Paralympian David Smith proud of "positive effect" of London 2012By Jonathan Low
September 21, 2012
Paralympic gold medallist rower David Smith says he is still stunned at the impact the Olympic and Paralympic Games have had on the British public this summer.
David, who lived and trained in Binfield and Ascot in the run-up to the Paralympics, was victorious in the mixed coxed fours event at Eton Dorney.
It capped a remarkable comeback for the 34-year-old, who had been living with back pain for years.
He was diagnosed with a tennis ball-sized tumour in his back in May 2010 and suffered a spinal stroke shortly after.
David, who was born with a club foot, said: “Sport has really changed my life.
“The last few years haven’t really sunk in – they’ve been a crazy rollercoaster ride.
“But I wouldn’t change it for anything in the world.
“Mentally and physically it was a shock when the surgeon had to open up my neck and remove the tumour, and from then on there was a massive mental component to training.
“Every session hurt and it was as much a mental challenge as it was physical.”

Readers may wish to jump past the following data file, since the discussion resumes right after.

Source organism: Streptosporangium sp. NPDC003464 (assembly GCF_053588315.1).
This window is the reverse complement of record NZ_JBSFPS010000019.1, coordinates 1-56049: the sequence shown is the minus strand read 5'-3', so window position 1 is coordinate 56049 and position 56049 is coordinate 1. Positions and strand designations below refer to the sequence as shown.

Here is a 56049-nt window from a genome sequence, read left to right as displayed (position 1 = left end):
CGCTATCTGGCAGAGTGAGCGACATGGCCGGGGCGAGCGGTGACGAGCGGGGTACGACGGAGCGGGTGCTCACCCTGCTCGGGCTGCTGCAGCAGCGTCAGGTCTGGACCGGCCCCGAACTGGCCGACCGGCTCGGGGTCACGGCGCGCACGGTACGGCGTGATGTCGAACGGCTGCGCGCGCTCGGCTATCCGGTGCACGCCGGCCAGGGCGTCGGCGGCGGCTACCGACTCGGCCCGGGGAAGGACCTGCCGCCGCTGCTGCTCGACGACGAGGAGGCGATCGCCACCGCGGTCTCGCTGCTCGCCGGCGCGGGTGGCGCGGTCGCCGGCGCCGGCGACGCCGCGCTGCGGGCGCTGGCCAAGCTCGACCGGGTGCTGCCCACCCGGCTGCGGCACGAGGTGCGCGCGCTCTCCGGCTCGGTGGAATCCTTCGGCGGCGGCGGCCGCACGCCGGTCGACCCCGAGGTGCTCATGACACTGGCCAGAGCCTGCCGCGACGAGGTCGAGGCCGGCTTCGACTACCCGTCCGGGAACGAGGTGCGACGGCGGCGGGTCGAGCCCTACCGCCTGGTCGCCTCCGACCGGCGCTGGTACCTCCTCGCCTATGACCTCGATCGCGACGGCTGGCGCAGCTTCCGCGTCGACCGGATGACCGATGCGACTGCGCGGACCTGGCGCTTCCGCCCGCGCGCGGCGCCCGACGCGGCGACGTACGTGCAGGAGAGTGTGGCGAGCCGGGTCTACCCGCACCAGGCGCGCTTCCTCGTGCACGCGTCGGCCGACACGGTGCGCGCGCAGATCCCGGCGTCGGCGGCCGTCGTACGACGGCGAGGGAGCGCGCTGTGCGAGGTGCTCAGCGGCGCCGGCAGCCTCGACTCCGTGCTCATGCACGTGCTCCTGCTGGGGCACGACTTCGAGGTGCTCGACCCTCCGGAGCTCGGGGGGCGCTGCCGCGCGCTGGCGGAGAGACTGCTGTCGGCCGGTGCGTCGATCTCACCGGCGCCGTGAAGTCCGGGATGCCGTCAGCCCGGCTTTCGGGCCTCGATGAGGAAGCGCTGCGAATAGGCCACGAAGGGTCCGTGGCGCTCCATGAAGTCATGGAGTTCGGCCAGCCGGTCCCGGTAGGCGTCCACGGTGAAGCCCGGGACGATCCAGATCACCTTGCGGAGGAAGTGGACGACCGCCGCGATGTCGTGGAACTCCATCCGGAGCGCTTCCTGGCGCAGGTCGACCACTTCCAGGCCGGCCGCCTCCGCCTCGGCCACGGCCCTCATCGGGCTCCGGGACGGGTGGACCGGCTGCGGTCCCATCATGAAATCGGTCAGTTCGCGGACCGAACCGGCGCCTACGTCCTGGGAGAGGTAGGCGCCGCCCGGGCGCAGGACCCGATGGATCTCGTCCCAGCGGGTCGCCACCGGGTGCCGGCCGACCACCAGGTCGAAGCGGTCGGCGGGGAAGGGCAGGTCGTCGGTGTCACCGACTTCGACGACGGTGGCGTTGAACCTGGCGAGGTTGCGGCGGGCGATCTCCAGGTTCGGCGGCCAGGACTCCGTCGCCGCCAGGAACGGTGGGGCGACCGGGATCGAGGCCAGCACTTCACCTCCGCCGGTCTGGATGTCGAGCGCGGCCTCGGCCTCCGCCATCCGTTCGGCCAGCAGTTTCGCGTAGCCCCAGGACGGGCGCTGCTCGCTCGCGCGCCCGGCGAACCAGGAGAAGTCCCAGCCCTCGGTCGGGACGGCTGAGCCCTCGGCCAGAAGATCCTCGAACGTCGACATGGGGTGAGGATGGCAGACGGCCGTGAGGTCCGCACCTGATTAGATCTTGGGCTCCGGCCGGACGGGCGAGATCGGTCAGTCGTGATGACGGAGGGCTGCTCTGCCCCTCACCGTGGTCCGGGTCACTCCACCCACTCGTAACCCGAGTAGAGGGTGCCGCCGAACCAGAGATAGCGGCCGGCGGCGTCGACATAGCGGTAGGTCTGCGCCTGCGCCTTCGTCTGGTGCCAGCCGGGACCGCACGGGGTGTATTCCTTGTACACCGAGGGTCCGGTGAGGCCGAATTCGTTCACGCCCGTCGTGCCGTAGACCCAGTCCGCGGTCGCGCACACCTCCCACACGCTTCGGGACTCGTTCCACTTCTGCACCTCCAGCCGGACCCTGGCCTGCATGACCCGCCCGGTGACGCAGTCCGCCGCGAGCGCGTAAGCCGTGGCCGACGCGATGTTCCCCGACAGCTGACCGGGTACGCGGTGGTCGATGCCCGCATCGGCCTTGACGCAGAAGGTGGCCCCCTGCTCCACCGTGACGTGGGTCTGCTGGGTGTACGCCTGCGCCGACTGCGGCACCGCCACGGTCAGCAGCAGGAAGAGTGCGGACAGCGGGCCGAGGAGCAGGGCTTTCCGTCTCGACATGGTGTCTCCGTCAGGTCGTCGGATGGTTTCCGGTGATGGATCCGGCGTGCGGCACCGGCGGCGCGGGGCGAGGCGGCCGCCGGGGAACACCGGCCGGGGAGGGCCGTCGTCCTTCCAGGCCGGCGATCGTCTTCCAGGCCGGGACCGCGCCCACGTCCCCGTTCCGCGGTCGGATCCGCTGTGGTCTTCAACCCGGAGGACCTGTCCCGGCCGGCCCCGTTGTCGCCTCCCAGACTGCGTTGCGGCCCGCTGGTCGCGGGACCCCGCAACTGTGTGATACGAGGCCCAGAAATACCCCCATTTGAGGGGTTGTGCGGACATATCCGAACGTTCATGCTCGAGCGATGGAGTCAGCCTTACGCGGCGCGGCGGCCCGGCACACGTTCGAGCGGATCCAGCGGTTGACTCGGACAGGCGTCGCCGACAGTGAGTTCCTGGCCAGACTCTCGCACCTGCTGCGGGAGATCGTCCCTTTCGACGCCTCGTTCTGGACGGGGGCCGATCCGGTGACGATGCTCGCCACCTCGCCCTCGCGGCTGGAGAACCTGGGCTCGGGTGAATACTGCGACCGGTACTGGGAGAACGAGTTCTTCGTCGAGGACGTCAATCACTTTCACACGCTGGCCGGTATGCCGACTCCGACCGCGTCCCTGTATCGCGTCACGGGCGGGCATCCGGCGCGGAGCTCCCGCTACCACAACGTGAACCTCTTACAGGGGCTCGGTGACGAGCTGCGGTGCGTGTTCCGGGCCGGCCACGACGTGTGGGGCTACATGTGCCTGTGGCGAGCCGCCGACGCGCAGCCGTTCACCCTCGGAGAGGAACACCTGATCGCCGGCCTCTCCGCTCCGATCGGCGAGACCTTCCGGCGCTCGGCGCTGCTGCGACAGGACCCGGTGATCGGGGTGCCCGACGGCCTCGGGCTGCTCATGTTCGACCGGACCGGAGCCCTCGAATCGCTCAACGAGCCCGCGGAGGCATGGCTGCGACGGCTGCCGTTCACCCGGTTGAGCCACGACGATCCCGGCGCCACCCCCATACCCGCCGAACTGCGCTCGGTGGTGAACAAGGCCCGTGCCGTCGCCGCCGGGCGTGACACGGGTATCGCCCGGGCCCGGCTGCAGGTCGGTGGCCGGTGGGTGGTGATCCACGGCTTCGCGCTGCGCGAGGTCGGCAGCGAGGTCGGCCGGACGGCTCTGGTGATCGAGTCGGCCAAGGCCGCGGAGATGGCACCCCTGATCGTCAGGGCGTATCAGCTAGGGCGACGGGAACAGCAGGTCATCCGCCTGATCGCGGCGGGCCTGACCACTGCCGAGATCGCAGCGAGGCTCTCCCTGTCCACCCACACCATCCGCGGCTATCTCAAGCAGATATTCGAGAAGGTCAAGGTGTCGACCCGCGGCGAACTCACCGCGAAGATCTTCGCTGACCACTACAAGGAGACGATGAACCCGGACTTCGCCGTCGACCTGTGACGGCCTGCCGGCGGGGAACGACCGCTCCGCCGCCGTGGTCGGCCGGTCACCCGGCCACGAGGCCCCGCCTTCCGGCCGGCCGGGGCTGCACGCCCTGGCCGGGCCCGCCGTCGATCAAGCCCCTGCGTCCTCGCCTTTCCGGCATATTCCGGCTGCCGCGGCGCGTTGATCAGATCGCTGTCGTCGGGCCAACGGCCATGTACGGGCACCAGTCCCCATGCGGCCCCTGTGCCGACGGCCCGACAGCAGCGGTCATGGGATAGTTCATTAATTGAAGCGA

Many other sportsmen and women may well have packed it in at this stage, but not David.
The Paralympic gold medallist competed for Great Britain in non-disabled karate and bobsleigh in the early noughties, and just missed out on qualifying for the Winter Olympics in 2006.
“I’ve been in pain for more than 10 years, but I love sport and sport is my life,” he explained.
“Nothing is as bad as what I went through so it’s all part of the journey.
“When I was in hospital I was visualising doing sessions in the gym – and mentally it feels like I haven’t had a day off in two years.
“It’s as if everything was paved out, and having a home Games came just at the right time.”
David, who grew up in Aviemore, in the Scottish Highlands, was in awe of the reception the rowers had at Eton Dorney.
“The noise from the stands was incredible and it was like having 15,000 people in the boat,” he said.
“They took each stroke with us.
“Going into the Games I was hoping for the gold.
“I wasn’t expecting the Germans to go as fast they did in the heats, but it’s great for sport.
“Britain really embraced it and it all happened so quickly.
“I still think I’m dreaming sometimes because it really was a once in a lifetime opportunity.”
David said winning gold at the Paralympics was the proudest moment of his life.
“It’s an amazing feeling and amazing to see what a positive effect it’s had on the country,” he said.
“The parade in London was unbelievable and I want to say thank you to everyone who turned out. It was something out of this world.
“It’s amazing to see the effect the Olympics and Paralympics have had on the country, and the benefits sport can have on people.
“It’s been tiring, but it’s a nice tired.”